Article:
Sarah: On the security front, what are the areas that make you nervous heading into Election Day this time around?

Chris: Yeah, so it’s a complex question because there’s so many different types of voting machines and equipment that are used. I mean, even within the state of Texas, for example, or even in the same congressional district, you may be looking at several different types of voting machines being used. We’re seeing more and more of the type where you cast your vote on an electronic machine and that machine then prints off a receipt for you and then you take that receipt and plug it into another machine that actually records the vote. And so when you submit the receipt ticket into that other machine, not only does it get recorded digitally to count the vote, but you end up having the hardcopy paper version of the ballot as well. So in the case of a recount or any kind of election contest, you actually have the paper recorded ballots to match up and compare to the electronic voting that occurred. 

We had this kind of machine on the recount I just did. And what I will say is that it was a dramatic improvement from an election security standpoint. I think it was very beneficial to have that redundancy in the electronic numbers with the backup paper ballots. I think that helps alleviate a lot of the concerns where there’s only electronic voting. You’re pressing on a digital screen and your vote gets cast and you never have a piece of paper or anything to show for it. I think people have concerns about whether those machines can be manipulated. 

But when it comes to trying to figure out what to do with those machines on actual Election Day or early voting, there’s very little we can do. We have to trust that the machines work properly. We have to make sure people are well-trained. But a lot of times, if there were some type of issue, we wouldn’t discover that until we enter a process of a recount or some kind dispute and we’re getting in the back end of the machine and comparing all the numbers to see what may or may not match up. 

But frankly, I am far less concerned when I go into these recounts about machine malfunctions or even fraud than I am with election administrator mistakes, which is typically where we see so many more of the problems.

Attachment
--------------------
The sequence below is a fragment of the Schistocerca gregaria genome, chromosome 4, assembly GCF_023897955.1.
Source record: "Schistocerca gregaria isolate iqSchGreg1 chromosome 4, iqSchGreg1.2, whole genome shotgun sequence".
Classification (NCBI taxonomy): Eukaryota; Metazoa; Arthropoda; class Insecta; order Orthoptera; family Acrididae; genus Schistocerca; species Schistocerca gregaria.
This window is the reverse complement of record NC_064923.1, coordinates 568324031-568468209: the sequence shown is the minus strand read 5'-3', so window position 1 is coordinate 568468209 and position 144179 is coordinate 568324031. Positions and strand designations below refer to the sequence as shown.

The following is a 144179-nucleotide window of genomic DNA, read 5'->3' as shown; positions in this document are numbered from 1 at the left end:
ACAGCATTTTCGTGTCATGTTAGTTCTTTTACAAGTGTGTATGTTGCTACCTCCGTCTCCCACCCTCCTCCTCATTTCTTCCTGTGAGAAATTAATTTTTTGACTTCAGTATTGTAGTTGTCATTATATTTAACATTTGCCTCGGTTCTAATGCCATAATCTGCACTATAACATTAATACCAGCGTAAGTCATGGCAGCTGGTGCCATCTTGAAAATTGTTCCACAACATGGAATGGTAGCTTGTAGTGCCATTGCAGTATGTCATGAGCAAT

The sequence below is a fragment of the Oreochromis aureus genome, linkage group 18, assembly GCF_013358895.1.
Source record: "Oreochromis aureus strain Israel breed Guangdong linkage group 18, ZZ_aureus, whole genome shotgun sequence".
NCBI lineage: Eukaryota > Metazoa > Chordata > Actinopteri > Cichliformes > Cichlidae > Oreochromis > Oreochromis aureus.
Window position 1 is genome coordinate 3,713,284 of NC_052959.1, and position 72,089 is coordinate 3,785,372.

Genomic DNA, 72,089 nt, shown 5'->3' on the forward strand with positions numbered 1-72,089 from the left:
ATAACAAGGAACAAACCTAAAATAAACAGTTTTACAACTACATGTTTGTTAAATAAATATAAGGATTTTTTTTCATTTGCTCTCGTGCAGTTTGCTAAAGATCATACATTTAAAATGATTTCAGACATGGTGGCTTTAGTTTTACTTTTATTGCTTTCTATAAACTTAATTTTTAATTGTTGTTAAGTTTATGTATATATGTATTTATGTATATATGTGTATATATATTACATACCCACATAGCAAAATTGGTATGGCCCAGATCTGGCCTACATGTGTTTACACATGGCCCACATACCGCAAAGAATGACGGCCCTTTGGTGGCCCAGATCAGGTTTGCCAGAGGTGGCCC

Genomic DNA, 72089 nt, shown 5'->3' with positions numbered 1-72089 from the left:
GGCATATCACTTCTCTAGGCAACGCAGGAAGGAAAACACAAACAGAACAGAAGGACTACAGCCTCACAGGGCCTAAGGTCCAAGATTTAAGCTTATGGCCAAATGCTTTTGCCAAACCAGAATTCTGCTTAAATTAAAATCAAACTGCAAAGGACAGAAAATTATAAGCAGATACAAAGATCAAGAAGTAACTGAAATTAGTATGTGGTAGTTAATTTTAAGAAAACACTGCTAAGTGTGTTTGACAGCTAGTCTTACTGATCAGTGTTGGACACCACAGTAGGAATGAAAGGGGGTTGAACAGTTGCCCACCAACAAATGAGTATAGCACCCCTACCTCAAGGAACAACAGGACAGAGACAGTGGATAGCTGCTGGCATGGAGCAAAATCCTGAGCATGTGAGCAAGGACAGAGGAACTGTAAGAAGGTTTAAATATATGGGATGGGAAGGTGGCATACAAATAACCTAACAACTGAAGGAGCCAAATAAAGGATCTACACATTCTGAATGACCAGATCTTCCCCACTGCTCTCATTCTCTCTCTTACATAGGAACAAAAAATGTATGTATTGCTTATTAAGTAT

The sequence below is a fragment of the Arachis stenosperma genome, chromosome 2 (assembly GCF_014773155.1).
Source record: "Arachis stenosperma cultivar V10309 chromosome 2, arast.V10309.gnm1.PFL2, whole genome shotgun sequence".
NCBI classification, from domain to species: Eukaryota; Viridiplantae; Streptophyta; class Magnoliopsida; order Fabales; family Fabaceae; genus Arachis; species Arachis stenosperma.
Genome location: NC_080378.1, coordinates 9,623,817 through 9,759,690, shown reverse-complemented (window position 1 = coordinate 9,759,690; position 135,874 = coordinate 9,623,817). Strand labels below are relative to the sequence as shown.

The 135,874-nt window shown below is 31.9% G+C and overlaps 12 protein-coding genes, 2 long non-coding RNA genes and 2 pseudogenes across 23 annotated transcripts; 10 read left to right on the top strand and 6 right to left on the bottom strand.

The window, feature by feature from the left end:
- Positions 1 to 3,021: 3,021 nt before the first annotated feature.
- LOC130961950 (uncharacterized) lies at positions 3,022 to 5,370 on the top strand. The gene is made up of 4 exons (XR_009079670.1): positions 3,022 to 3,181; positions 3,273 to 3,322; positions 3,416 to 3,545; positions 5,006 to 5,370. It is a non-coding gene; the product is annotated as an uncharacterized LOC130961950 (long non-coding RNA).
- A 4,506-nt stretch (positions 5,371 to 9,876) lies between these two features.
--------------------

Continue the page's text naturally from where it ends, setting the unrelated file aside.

Sarah: Two more questions. First, when do you go to court?

Chris: It depends on the particular race. Generally, there are two phases where you go to court. 

Number one: A lot of times you go to court on actual Election Day. It’s pretty typical if there’s long voting lines or if there’s some kind of issue with a voting machine. You’ll have one of the parties that goes to court to keep the polling places open longer. 

The other phase of litigation, and this is what most people would be focused on, is the battle in the recount, or following the recount. Let’s say we get through Election Day, we go through the canvass, it’s tight, we go through a recount, we come out of the recount, and it’s tight. That’s when you go to court in an election contest because the parties are going to be fighting over “well, certain ballots should be counted, certain other ballots shouldn’t be counted” or “there were certain administration errors that created problems and cast the validity of the election into doubt.” That’s when you go to court. 

A lot of times, you’ll get to court and there will have been issues that you’ve discovered along the way. Take this recount I’ve mentioned, we had a couple of precincts where there were actually more ballots cast than there were voters that signed in to the polling place to vote. So if your voter roll says that there were 80 voters, but then there were 85 ballots cast, what do you do there? Does the court just count the five extra votes? You don’t know which five votes were extra. You can’t kind of pull those out. But it just creates kind of an issue for the court to deal with. What do you do with that kind of uncertainty? And it’s very fact specific depending on the specific case.

Sarah: Okay, last question. How optimistic or pessimistic are you about Election Day this year? What is keeping you up at night?

Chris: My expectation is that, assuming the presidential race is very close, and especially the down-ballot races, we’re not going to know the results of the election on election night. And even the morning after the election. My expectation is that we are going to have so many mail-in ballots that still need to be counted, that that is just going to take time to finish that process to where the outcome of these elections really could be hanging in the balance while we continue to do that counting.

Sarah: Even with Florida? We know we’ll have their mail-in ballots counted ahead of time. And let’s say Florida goes for Biden by four points? 

Chris: But there’s still states out there that prohibit the early counting of ballots before Election Day.

Sarah: Right. We won’t know Pennsylvania.

Chris: Right. Depending on how those shake out, how close the elections are … I just think that they’re going to be some very big states and some critical ones for determining the outcome of the presidential election that just won’t have all of their mail-in ballots counted.

Sarah: Yeah, not to mention the Senate races and everything else.

Chris: We have very critical down-ballot races here in the states where it’s still the same votes coming in by mail, and still rules preventing them from counting them in advance, and I think there’s going to be a lot of races still in play. You know, come November 4, November 5, as we kind of move into the latter part of that week, I think there’s just going to be a lot of counting still going on.

Photograph by Samuel Corum/Getty Images.

Sarah Isgur is a senior editor at The Dispatch and is based in northern Virginia. Prior to joining the company in 2019, she had worked in every branch of the federal government and on three presidential campaigns. When Sarah is not hosting podcasts or writing newsletters, she’s probably sending uplifting stories about spiders to Jonah, who only pretends to love all animals.